New opportunities in Labrador for bachelor of social work students
This winter, two bachelor of social work students will complete their field practica in Hopedale, Labrador. In previous years the School of Social Work has struggled to place students in Labrador because of a lack of housing and high costs. The provincial Department of Children, Seniors, and Social Development has partnered with the school to overcome these issues. Together, they’ve secured two placements per semester for students to complete field practica focused on Indigenous child welfare in rural and remote Labrador communities.
Two of the school’s field education coordinators, Dr. Sheri McConnell and Cheryl Mallard, travelled to Labrador in November to become familiar with the sights and consult with elders, community members and leaders, and social workers. During their trip, they learned about the culture and history of various peoples in Labrador and the experience students will have while completing their practica in these rural communities. The team also trained local field instructors on the knowledge and understanding required by students to complete their practica.
Sheri and Cheryl got a feel for the lifestyle in Nain and Hopedale. They had a tour of the Nunatsiavut Assembly Building, visited the Moravian Museum, and even took a ride on a skidoo and kamutik (sled) — this is how most people there, including social workers, get around in the winter!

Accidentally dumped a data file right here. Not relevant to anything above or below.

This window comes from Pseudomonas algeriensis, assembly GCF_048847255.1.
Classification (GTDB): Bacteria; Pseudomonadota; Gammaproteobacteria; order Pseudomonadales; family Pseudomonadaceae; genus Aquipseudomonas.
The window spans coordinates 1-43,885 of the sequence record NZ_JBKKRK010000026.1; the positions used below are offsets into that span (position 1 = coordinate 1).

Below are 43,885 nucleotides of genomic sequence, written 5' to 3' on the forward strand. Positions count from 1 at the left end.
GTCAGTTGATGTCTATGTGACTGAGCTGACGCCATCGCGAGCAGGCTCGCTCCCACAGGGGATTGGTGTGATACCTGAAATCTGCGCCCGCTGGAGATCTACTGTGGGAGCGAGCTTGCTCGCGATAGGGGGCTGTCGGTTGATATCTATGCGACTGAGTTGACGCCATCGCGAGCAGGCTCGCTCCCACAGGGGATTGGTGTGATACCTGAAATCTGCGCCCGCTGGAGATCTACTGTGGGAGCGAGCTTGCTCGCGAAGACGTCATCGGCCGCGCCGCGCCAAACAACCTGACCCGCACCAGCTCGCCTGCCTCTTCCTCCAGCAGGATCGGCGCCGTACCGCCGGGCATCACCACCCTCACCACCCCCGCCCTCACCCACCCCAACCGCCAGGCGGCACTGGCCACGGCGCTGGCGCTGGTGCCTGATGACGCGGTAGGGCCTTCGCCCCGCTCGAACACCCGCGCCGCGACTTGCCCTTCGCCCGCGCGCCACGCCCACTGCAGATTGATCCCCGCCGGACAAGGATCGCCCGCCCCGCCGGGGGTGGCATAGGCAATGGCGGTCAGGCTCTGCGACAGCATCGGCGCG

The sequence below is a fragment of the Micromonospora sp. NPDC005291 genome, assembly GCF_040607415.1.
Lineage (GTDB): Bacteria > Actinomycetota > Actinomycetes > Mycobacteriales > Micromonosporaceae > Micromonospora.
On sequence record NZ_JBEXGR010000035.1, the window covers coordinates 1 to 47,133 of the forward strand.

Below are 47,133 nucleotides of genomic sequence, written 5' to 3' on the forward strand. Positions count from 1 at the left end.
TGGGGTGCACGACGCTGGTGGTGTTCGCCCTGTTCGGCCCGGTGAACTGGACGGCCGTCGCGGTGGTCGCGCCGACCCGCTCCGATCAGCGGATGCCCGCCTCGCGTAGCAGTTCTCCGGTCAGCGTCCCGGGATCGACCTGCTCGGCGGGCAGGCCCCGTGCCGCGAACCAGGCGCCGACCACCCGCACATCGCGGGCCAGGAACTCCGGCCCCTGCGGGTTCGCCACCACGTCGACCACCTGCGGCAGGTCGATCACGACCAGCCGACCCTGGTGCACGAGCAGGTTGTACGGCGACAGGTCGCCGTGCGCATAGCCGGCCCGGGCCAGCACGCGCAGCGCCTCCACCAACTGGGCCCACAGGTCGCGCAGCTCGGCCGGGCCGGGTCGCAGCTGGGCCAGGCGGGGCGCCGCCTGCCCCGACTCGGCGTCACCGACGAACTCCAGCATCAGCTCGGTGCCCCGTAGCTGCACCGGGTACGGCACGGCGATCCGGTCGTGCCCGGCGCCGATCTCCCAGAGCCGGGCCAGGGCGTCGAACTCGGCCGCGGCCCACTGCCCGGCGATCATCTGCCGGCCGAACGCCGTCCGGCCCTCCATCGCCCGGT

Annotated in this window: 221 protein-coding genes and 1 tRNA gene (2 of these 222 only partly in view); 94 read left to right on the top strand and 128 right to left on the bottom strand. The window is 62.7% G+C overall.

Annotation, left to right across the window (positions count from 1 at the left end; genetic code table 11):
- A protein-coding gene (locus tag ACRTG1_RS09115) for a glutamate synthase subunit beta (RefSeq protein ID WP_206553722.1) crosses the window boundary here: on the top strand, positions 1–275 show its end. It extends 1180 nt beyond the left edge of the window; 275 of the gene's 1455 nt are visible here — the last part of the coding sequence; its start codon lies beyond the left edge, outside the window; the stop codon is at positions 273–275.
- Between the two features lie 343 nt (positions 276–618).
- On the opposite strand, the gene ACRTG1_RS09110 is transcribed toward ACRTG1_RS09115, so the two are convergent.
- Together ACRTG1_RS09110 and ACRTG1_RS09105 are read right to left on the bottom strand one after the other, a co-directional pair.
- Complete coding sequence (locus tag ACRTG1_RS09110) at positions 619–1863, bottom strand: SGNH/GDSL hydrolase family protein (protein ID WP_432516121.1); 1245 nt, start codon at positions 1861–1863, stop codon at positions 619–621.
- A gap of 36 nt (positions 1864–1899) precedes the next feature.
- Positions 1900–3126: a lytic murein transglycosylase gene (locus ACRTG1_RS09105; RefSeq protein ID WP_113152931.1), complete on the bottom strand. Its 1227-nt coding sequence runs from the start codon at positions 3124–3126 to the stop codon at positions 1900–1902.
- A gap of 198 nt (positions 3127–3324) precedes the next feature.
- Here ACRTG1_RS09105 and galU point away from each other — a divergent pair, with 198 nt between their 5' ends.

Sheri reflected on how life is a bit different in the other half of our province. There’s so much out of your control, especially the weather.
“It instills a sense of gratitude and really changes the relationship between people,” she said. “It’s a very different lifestyle and pace than on the island.”
One of the biggest challenges in hiring social workers in remote communities is finding those who will be a good fit. If the students enjoy their experience this winter, there’s great potential for future employment in the area. Sheri expects the first two students to take part in this new initiative, Lindsay Wilson and Megan Spurrell, will have a fabulous adventure. They’ll be presenting their experiences to other students this spring and will also create an orientation manual for future students taking the opportunity to complete their field practica in Labrador.
“It was truly an honour to travel to the communities of Nain and Hopedale to learn about and experience a little of life on the coast of Labrador,” said Cheryl. “I am grateful to all the people we met on the journey, especially those for whom Nain and Hopedale is home, who shared their insights regarding their communities, its people and their land. I am humbled to be part of the process of building culturally safe, respectful and relevant practicum experiences for social work students in Labrador.”